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Prosecuting Terrorism

Terrorism, race hate, crimes against humanity, war crimes, violent extremism, hijacking and espionage cases are tackled by a specialist team of Crown Prosecutors. The Counter Terrorism Division of the CPS includes highly experienced prosecutors, advocates and caseworkers who work closely with the police to bring offenders to justice.

Find out more about how we prosecute cases of terrorism.

The Role of The Crown Prosecution Service

The Crown Prosecution Service is the government department responsible for prosecuting criminal cases investigated by the police in England and Wales.

As the principal prosecuting authority in England and Wales, we are responsible for:

  • advising the police on cases for possible prosecution
  • reviewing cases submitted by the police
  • determining any charges in more serious or complex cases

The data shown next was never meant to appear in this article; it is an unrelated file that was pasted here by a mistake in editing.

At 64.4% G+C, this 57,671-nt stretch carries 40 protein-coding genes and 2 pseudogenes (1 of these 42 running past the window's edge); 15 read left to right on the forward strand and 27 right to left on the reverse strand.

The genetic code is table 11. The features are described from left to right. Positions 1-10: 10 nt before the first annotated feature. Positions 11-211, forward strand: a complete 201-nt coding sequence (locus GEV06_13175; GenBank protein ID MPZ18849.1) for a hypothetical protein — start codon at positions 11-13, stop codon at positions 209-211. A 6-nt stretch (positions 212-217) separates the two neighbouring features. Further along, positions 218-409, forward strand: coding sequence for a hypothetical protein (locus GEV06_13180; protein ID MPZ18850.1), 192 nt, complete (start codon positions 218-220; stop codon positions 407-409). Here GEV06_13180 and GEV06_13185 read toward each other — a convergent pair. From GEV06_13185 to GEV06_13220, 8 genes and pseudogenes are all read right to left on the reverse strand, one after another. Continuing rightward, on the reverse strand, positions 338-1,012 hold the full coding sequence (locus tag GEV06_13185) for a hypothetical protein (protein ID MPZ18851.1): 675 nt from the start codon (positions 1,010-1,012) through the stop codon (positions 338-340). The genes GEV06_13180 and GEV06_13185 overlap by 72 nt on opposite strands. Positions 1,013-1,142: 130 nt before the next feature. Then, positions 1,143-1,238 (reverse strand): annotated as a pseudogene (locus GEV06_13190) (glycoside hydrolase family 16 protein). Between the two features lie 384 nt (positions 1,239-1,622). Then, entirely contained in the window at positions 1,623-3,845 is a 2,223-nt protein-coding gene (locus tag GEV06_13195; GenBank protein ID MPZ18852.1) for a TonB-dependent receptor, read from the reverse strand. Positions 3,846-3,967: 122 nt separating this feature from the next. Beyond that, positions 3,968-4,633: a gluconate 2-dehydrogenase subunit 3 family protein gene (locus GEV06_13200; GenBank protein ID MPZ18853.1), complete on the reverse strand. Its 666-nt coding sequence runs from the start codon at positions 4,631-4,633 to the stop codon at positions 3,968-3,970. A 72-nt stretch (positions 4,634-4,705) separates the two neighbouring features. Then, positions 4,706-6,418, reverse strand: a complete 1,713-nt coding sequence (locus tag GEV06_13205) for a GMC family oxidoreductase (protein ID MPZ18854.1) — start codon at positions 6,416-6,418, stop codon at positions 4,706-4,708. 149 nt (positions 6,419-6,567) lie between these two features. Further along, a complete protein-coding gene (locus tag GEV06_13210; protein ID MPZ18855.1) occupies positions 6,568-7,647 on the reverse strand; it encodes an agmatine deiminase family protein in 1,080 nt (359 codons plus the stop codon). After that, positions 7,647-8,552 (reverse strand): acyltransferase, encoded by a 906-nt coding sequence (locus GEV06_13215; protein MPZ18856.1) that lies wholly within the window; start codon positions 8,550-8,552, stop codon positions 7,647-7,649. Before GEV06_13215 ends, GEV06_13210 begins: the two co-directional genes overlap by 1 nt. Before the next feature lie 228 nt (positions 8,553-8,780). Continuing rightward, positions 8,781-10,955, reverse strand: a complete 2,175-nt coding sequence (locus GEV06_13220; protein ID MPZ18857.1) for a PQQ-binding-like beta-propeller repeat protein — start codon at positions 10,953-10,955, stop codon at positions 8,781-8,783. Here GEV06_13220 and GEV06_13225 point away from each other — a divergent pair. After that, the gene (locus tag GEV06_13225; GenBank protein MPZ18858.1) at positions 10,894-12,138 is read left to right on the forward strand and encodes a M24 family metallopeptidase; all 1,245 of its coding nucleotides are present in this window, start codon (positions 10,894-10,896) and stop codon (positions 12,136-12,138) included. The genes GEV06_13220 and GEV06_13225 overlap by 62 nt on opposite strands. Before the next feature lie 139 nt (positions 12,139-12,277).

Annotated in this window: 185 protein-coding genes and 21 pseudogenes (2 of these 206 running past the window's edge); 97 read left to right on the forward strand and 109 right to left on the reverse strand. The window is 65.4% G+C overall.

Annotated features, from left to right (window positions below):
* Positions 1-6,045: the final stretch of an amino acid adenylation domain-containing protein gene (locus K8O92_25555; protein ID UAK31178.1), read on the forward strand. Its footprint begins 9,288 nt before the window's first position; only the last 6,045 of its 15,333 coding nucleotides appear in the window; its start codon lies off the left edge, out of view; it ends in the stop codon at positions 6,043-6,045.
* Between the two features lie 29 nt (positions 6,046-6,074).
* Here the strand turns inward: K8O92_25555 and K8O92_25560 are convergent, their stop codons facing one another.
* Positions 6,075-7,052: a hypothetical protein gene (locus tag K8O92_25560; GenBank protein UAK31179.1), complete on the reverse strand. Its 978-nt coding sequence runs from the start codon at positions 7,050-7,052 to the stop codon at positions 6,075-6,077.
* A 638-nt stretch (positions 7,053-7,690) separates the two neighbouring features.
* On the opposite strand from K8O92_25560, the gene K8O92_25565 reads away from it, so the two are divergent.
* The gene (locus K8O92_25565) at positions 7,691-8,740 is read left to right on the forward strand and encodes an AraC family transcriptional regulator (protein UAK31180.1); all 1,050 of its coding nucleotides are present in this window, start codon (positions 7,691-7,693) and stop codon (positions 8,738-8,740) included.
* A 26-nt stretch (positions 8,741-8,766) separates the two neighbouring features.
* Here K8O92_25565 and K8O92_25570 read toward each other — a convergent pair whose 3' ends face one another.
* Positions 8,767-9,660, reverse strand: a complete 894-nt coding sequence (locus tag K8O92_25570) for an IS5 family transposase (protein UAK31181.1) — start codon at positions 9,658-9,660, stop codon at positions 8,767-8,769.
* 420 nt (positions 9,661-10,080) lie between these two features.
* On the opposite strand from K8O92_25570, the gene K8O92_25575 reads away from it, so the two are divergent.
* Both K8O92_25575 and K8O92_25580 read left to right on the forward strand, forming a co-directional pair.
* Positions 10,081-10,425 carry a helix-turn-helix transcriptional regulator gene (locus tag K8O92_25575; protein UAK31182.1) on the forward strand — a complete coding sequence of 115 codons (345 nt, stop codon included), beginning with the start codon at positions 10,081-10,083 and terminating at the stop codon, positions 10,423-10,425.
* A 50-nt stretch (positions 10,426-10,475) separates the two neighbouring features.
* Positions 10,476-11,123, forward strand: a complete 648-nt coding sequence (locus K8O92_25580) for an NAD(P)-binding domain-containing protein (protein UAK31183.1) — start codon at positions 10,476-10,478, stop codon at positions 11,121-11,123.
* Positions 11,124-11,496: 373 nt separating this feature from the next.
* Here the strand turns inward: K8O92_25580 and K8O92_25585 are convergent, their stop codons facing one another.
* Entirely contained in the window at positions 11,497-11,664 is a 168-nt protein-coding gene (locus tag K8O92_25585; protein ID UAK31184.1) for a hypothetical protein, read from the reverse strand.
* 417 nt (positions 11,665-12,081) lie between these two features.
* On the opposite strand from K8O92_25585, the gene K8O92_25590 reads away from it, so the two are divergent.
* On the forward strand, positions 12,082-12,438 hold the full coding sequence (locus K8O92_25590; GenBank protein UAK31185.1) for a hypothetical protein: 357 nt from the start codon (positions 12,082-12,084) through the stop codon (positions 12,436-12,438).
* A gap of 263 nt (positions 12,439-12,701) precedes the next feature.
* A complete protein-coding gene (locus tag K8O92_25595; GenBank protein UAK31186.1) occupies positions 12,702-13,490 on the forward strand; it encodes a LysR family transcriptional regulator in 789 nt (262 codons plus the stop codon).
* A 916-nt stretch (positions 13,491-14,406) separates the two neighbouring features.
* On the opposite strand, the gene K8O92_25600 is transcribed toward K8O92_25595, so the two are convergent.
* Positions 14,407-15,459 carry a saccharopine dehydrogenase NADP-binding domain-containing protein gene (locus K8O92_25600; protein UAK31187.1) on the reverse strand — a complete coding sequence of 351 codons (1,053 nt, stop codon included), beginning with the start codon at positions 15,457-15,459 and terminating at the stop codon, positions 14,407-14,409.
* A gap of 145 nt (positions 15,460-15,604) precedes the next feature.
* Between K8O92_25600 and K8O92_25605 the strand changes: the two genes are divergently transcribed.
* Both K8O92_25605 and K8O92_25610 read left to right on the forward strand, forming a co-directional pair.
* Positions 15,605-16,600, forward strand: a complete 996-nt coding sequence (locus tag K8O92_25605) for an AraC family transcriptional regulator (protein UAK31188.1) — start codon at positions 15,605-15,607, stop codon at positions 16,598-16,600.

• preparing cases for court
  • presenting cases at court

Find out more about the role of the Crown Prosecution Service

Royal Navy petty officer sentenced for misconduct and breach of Official Secrets Act

12/12/2012

Mari Reid, Unit Head for the CPS Counter Terrorism Division, said: "This was a classic story of betrayal. Edward Devenney was employed by the Royal Navy to protect this country from potential threats to our security. Instead, he pursued a course of conduct likely to put his country at risk.

"Today, Devenney has been sentenced to eight years' imprisonment for collecting official secrets from the submarine on which he worked, secrets that were likely to be useful to an enemy. He attempted to set up a covert relationship with Russian agents with the intention of harming the Royal Navy, at the expense of the UK. Luckily for us, the men he met on 28 January 2012 were not Russian agents, but members of the British Security Service.

"We rely on the men and women of our armed forces to keep us safe. It is hard to imagine a greater breach of that role than Devenney's actions."

Background:

Devenney pleaded guilty on 13 November 2012 to one count of collecting information contrary to Section 1 of the Official Secrets Act 1911 and one count of misconduct in a public office, contrary to Common Law.

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